Participation in fitness-related activities of an incentive-based health promotion program and hospital costs: a retrospective longitudinal study

Patel, Deepak, Lambert, Estelle V., da Silva, Roseanne, Greyling, Mike, Kolbe-Alexander, Tracy, Noach, Adam, Conradie, Jaco, Nossel, Craig, Borresen, Jill and Gaziano, Thomas (2011) Participation in fitness-related activities of an incentive-based health promotion program and hospital costs: a retrospective longitudinal study. American Journal of Health Promotion, 25 5: 341-348. doi:10.4278/ajhp.100603-QUAN-172


Author Patel, Deepak
Lambert, Estelle V.
da Silva, Roseanne
Greyling, Mike
Kolbe-Alexander, Tracy
Noach, Adam
Conradie, Jaco
Nossel, Craig
Borresen, Jill
Gaziano, Thomas
Title Participation in fitness-related activities of an incentive-based health promotion program and hospital costs: a retrospective longitudinal study
Journal name American Journal of Health Promotion   Check publisher's open access policy
ISSN 0890-1171
2168-6602
Publication date 2011
Sub-type Article (original research)
DOI 10.4278/ajhp.100603-QUAN-172
Open Access Status
Volume 25
Issue 5
Start page 341
End page 348
Total pages 8
Place of publication Troy, MI, United States
Publisher American Journal of Health Promotion
Language eng
Formatted abstract
Purpose: A retrospective, longitudinal study examined changes in participation in fitness-related activities and hospital claims over 5 years amongst members of an incentivized health promotion program offered by a private health insurer.

Design: A 3-year retrospective observational analysis measuring gym visits and participation in documented fitness-related activities, probability of hospital admission, and associated costs of admission.

Setting: A South African private health plan, Discovery Health and the Vitality health promotion program.

Participants: 304,054 adult members of the Discovery medical plan, 192,467 of whom registered for the health promotion program and 111,587 members who were not on the program. Intervention. Members were incentivised for fitness-related activities on the basis of the frequency of gym visits.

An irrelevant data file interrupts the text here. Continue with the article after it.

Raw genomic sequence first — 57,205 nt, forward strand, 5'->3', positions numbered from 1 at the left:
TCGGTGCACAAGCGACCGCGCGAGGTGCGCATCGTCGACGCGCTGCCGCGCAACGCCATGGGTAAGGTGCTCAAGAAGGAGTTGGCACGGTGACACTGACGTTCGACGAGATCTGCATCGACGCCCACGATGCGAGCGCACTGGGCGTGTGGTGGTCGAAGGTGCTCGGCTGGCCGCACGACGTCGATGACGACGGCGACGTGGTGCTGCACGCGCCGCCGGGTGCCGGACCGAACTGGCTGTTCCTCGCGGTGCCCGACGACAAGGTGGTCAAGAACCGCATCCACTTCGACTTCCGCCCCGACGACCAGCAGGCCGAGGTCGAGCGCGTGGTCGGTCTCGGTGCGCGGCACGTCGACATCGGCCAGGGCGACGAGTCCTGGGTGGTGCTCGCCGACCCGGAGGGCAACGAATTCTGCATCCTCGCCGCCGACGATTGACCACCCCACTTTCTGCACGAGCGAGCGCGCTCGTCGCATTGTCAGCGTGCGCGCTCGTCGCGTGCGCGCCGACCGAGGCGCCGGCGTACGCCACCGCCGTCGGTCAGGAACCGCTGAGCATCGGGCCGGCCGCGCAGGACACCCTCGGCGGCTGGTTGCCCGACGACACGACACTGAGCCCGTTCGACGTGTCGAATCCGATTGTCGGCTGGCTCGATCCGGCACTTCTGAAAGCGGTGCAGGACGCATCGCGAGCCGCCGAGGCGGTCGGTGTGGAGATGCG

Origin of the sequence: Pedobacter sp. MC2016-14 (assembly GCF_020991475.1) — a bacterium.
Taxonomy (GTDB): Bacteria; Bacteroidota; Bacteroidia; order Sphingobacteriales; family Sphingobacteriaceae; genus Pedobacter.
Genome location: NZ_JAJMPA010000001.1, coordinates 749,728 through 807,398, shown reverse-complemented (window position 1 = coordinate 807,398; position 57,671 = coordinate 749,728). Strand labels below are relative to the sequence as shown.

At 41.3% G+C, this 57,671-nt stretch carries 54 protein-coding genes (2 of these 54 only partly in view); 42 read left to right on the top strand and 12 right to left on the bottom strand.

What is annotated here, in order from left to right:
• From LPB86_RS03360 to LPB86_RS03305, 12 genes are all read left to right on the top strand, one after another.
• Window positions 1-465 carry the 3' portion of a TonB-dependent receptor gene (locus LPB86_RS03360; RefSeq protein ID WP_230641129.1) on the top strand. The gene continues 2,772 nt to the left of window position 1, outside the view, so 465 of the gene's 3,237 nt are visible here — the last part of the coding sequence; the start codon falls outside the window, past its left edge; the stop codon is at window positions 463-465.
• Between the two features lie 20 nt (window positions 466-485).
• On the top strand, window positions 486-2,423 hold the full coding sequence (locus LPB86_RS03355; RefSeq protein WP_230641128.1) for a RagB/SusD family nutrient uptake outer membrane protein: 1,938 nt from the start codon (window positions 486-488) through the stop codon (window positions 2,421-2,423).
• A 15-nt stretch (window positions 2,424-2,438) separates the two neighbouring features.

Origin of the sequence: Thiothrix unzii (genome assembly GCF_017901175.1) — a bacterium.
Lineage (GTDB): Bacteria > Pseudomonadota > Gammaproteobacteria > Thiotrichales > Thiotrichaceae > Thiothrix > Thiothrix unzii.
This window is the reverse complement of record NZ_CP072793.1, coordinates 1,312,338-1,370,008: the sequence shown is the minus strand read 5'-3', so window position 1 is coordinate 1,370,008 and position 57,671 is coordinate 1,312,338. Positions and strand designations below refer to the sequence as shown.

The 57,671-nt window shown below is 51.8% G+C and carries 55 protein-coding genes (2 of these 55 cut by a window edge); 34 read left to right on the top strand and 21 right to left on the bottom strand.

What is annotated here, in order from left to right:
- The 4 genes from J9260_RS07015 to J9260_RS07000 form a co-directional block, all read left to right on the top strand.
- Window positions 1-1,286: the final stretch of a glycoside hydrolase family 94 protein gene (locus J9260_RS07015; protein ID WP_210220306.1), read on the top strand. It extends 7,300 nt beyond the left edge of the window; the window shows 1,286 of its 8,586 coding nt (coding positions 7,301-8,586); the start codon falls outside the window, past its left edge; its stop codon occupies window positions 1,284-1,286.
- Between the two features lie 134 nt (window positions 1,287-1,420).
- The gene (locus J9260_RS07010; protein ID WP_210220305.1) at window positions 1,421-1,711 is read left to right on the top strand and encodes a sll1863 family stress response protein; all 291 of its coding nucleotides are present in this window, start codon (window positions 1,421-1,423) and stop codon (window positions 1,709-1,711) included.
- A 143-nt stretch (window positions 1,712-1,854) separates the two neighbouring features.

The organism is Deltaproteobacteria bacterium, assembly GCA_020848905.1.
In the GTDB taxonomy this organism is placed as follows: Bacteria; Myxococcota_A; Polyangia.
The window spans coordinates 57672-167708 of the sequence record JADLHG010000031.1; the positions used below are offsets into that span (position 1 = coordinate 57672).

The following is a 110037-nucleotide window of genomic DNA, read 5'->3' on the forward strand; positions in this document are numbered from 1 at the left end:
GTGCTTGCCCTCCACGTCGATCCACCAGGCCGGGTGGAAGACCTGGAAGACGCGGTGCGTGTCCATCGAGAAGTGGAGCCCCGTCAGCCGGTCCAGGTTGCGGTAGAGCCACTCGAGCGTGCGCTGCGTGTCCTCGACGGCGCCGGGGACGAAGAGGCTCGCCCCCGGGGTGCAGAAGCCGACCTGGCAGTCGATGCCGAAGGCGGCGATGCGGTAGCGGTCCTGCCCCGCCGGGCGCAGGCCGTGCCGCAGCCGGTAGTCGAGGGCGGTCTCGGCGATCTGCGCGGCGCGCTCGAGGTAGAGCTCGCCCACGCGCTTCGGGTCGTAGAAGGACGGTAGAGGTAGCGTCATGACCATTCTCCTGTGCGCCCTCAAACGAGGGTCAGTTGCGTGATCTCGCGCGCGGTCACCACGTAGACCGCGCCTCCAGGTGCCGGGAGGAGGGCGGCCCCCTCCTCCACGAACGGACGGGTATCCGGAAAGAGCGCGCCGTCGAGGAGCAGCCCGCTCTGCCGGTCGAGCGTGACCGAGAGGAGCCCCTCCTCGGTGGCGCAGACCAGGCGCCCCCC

Measures: Changes in electronically documented gym visits and registered participation in fitness-related activities over 3 years and measures of association between changes in participation (years 1-3) and subsequent probability and costs of hospital admission (years 4-5). Hospital admissions and associated costs are based on claims extracted from the health insurer database.

Analysis: The probability of a claim modeled by using linear logistic regression and costs of claims examined by using general linear models. Propensity scores were estimated and included age, gender, registration for chronic disease benefits, plan type, and the presence of a claim during the transition period, and these were used as covariates in the final model.

Results: There was a significant decrease in the prevalence of inactive members (76% to 68%) over 5 years. Members who remained highly active (years 1-3) had a lower probability (p < .05) of hospital admission in years 4 to 5 (20.7%) compared with those who remained inactive (22.2%). The odds of admission were 13% lower for two additional gym visits per week (odds ratio, .87; 95% confidence interval [CI], .801-.949).

Conclusion: We observed an increase in fitness-related activities over time amongst members of this incentivebased health promotion program, which was associated with a lower probability of hospital admission and lower hospital costs in the subsequent 2 years.
Keyword Chronic Disease
Health Insurance
Prevention Research
Wellness Program
Q-Index Code C1
Q-Index Status Provisional Code
Institutional Status Non-UQ

Document type: Journal Article
Sub-type: Article (original research)
Collection: School of Human Movement and Nutrition Sciences Publications
 
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